Defining major trauma: a Delphi study
Scandinavian Journal of Trauma, Resuscitation and Emergency Medicine volume 29, Article number: 63 (2021)
Retrospective trauma scores are often used to categorise trauma, however, they have little utility in the prehospital or hyper-acute setting and do not define major trauma to non-specialists. This study employed a Delphi process in order to gauge degrees of consensus/disagreement amongst expert panel members to define major trauma.
A two round modified Delphi technique was used to explore subject-expert consensus and identify variables to define major trauma through systematically collating questionnaire responses.
After initial descriptive analysis of variables, Kruskal-Wallis tests were used to determine statistically significant differences (p < 0.05) in response to the Delphi statements between professional groups. A hierarchical cluster analysis was undertaken to identify patterns of similarity/difference of response.
A grounded theory approach to qualitative analysis of data allowed for potentially multiple iterations of the Delphi process to be influenced by identified themes.
Of 55 expert panel members invited to participate, round 1 had 43 participants (Doctor n = 20, Paramedic n = 20, Nurse n = 5, other n = 2). No consistent patterns of opinion emerged with regards to professional group. Cluster analysis identified three patterns of similar responses and coded as trauma minimisers, the middle ground and the risk averse. Round 2 had 35 respondents with minimum change in opinion between rounds.
Consensus of > 70% was achieved on many variables which included the identification of life/limb threatening injuries, deranged physiology, need for intensive care interventions and that extremes of age need special consideration. It was also acknowledged that retrospective injury severity scoring has a role to play but is not the only method of defining major trauma. Various factors had a majority of agreement/disagreement but did not meet the pre-set criteria of 70% agreement. These included the topics of burns, spinal immobilisation and whether a major trauma centre is the only place where major trauma can be managed.
Based upon the output of this Delphi study, major trauma may be defined as: “Significant injury or injuries that have potential to be life-threatening or life-changing sustained from either high energy mechanisms or low energy mechanisms in those rendered vulnerable by extremes of age”.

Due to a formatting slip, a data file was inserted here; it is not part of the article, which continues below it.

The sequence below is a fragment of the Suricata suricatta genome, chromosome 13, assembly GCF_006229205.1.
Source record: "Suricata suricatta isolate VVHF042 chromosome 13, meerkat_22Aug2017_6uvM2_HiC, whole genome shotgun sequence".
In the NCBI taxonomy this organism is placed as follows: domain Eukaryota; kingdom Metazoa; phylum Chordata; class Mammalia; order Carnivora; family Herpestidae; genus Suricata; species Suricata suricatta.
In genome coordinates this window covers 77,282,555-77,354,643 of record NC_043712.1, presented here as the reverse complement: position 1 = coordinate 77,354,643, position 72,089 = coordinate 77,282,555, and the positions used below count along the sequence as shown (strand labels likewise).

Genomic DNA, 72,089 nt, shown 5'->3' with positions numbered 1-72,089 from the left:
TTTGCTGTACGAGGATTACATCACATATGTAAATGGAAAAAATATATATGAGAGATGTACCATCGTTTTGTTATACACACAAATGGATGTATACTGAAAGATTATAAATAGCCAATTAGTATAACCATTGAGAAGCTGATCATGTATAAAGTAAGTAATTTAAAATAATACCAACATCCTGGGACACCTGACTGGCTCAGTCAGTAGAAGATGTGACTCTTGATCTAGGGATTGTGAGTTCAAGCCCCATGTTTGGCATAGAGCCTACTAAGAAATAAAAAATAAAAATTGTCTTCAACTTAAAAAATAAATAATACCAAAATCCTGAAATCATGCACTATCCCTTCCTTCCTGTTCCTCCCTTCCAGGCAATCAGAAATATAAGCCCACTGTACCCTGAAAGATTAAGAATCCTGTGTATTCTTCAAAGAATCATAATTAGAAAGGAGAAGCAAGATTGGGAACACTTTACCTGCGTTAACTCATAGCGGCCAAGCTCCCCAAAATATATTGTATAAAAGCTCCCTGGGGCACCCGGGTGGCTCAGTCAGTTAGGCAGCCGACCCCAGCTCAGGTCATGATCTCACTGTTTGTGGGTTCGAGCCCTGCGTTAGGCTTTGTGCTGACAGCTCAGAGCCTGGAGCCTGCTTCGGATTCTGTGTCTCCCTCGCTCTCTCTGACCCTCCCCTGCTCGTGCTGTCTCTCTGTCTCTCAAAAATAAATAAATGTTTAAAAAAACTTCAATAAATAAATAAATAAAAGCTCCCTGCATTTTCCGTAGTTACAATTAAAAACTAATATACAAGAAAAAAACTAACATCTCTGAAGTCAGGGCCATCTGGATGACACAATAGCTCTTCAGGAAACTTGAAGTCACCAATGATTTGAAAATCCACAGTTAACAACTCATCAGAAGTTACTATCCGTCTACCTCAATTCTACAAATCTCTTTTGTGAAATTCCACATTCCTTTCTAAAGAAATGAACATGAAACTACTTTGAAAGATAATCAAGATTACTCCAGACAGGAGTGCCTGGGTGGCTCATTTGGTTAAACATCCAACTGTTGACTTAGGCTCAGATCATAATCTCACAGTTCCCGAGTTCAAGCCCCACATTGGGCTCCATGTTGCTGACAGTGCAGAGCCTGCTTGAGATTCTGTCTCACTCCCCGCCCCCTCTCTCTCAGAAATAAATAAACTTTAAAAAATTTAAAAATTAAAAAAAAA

Deaths in older children through to middle age include suicide, injury and poisoning as the main causes  and for those aged over 20 years injury is the most common cause of death for women aged 10 to 30 years and for men aged 15 to 35 years . However, major trauma remains a relatively rare cause of death within England and Wales. In Scotland paramedic exposure to trauma accounts for 0.3% of case volume . The lack of exposure to major trauma can cause anxiety and our perception of what is classified as major trauma is potentially complex. Within the UK major trauma triage tools similar to that shown in Fig. 1 assists prehospital clinicians to identify major trauma patients who may be suitable for primary transfer to specialist care at a Major Trauma Centre. The triage tool highlighted in Fig. 1 uses physiological elements that are present in other triage tools such as the Simple Triage and Rapid Treatment (START) triage tool and Revised Trauma Score (RTS), all of which can be used in the prehospital phase of care. The START tool is primarily for multiple casualty/major incident /disaster events and can be used by both medical and non-medical personal for rapid triage  although it does have a high incidence of over triage . The RTS also has its limitations and it is not as sensitive to predicting outcomes (as does the tool highlighted in Fig. 1) . Essentially these tools are used for triage purposes and are limited in their ability to define major trauma. However, they are commonly used within established trauma networks to identify trauma patients who need immediate management.
Although high energy mechanisms are often associated with major trauma, Kehoe, Smith et al.  have challenged this assumption. They highlight the change in major trauma patient groups who are now more elderly and have significant injuries with high injury severity scores (ISS) as a result of low energy mechanisms such as a fall from standing height.